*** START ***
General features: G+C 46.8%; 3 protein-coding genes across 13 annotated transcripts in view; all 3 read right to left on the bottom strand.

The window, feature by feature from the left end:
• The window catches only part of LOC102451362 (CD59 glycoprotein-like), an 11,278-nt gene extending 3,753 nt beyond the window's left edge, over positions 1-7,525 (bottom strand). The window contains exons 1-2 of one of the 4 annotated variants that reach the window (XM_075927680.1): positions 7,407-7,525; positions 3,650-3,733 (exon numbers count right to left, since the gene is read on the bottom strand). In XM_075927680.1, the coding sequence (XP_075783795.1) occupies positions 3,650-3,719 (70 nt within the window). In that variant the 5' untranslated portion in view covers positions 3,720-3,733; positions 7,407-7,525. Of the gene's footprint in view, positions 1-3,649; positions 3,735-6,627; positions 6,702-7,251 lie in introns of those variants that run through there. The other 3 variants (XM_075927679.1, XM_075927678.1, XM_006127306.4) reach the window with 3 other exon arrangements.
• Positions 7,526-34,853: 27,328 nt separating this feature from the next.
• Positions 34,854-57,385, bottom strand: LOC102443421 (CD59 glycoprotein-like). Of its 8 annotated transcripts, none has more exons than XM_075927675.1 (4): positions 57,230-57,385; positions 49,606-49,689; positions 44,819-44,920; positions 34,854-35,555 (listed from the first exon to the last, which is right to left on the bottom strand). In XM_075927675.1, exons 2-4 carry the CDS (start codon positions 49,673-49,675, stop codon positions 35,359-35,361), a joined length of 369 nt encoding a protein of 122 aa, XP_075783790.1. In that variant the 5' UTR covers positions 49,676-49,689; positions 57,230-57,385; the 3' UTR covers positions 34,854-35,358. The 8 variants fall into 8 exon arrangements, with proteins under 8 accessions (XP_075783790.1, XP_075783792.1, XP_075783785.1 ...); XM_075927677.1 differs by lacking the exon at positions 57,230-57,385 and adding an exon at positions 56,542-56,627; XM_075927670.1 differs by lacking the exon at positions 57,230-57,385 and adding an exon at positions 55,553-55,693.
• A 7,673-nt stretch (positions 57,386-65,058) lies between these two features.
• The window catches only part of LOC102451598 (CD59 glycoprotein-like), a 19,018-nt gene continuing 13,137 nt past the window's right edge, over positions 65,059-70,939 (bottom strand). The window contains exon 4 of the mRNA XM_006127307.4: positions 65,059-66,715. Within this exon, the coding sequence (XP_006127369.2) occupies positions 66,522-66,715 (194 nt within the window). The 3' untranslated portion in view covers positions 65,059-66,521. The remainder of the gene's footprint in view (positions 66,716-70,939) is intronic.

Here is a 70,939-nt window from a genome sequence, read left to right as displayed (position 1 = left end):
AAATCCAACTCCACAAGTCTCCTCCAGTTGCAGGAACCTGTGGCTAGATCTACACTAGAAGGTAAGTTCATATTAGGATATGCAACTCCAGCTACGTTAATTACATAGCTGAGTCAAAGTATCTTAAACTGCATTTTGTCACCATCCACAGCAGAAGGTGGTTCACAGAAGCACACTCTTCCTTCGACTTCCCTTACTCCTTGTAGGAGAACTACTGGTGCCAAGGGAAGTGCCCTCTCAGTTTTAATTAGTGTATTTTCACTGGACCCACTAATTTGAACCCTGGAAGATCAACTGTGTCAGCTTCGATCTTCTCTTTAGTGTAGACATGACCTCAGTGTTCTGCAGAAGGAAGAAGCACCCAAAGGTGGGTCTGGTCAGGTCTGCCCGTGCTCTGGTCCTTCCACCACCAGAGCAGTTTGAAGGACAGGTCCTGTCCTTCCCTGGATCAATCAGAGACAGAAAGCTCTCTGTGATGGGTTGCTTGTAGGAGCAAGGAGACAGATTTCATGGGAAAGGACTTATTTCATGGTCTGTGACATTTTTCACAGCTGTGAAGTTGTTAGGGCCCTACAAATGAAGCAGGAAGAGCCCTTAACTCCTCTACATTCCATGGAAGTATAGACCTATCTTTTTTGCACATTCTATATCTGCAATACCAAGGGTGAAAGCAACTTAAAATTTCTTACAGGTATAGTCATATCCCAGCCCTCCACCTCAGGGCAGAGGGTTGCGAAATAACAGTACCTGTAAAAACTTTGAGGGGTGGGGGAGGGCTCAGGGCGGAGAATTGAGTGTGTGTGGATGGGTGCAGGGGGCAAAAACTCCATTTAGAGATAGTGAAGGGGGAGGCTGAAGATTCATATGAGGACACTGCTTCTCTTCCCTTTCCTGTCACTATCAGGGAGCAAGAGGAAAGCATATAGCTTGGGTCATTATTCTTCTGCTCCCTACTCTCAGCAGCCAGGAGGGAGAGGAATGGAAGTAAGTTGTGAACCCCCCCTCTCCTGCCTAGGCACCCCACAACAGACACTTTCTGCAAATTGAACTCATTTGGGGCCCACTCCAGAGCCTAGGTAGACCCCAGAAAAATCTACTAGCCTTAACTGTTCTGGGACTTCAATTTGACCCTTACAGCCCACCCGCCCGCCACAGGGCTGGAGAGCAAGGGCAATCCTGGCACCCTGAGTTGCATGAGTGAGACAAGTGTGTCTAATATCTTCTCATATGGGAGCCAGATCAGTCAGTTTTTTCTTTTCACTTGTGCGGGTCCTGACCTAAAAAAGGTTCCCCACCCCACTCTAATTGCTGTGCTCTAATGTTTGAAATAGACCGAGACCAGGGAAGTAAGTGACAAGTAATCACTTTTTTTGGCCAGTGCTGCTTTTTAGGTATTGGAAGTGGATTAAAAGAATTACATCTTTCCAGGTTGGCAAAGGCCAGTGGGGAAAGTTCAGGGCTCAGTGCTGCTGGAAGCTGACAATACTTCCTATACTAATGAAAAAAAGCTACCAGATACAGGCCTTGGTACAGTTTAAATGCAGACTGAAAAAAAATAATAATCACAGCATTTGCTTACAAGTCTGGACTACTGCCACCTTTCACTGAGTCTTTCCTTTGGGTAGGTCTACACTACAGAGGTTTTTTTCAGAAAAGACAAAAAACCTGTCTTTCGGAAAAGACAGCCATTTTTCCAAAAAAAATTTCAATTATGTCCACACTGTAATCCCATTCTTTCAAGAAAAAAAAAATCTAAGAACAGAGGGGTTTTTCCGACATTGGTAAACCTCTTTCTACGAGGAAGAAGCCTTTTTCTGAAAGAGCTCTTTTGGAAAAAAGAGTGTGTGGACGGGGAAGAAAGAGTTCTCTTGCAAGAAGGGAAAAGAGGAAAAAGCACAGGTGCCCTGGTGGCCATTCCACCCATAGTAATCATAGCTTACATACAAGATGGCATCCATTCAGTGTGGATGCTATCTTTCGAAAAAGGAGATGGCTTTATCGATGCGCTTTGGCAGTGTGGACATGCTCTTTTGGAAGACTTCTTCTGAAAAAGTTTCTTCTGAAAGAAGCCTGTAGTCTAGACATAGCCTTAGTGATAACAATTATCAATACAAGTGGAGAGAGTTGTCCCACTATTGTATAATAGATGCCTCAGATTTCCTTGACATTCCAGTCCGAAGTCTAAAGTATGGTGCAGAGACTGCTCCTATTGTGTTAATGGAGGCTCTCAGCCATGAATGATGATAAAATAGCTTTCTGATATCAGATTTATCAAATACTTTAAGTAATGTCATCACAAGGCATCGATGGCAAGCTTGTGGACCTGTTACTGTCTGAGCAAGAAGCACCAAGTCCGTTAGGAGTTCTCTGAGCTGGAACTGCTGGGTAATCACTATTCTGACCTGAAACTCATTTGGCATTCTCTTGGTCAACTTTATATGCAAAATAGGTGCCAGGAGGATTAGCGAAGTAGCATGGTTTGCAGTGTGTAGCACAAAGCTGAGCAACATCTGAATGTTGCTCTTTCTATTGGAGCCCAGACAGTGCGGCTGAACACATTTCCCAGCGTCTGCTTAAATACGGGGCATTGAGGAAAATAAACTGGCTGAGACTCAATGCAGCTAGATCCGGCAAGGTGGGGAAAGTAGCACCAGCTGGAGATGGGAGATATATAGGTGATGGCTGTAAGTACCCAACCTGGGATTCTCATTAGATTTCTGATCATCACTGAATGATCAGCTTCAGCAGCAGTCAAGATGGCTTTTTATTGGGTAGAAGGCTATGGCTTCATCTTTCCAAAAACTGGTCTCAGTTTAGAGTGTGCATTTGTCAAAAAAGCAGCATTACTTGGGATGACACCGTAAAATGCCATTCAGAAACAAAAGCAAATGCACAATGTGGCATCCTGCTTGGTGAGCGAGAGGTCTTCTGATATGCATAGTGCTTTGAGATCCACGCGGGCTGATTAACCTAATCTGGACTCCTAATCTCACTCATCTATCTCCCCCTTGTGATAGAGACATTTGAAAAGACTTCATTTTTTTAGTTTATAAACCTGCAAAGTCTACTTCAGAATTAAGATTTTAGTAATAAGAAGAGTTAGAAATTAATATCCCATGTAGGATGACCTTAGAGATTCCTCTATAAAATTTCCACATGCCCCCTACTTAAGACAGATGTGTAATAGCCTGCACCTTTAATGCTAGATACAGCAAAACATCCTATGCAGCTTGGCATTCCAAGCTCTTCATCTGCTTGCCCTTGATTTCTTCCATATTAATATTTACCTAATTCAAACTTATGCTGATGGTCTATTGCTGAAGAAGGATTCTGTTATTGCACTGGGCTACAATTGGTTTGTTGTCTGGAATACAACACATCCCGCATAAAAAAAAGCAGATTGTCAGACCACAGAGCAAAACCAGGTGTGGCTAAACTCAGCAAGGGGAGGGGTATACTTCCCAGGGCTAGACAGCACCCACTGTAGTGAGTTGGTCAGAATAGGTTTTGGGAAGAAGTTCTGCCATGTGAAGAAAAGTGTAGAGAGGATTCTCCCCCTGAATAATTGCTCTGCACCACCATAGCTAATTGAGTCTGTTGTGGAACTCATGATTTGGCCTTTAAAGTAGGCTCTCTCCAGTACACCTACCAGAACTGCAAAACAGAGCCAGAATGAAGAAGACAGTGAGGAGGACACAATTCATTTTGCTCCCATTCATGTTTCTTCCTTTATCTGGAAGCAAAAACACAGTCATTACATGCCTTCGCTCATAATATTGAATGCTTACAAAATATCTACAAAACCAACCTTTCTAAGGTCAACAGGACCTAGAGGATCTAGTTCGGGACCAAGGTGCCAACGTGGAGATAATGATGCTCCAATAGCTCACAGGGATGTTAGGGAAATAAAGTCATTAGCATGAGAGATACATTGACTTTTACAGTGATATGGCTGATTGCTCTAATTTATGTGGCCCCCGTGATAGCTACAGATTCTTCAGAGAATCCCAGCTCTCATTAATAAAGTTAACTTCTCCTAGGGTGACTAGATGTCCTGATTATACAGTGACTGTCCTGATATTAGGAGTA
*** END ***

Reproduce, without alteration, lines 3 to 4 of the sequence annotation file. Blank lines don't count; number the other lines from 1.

• The window catches only part of LOC102451362 (CD59 glycoprotein-like), an 11,278-nt gene extending 3,753 nt beyond the window's left edge, over positions 1-7,525 (bottom strand). The window contains exons 1-2 of one of the 4 annotated variants that reach the window (XM_075927680.1): positions 7,407-7,525; positions 3,650-3,733 (exon numbers count right to left, since the gene is read on the bottom strand). In XM_075927680.1, the coding sequence (XP_075783795.1) occupies positions 3,650-3,719 (70 nt within the window). In that variant the 5' untranslated portion in view covers positions 3,720-3,733; positions 7,407-7,525. Of the gene's footprint in view, positions 1-3,649; positions 3,735-6,627; positions 6,702-7,251 lie in introns of those variants that run through there. The other 3 variants (XM_075927679.1, XM_075927678.1, XM_006127306.4) reach the window with 3 other exon arrangements.
• Positions 7,526-34,853: 27,328 nt separating this feature from the next.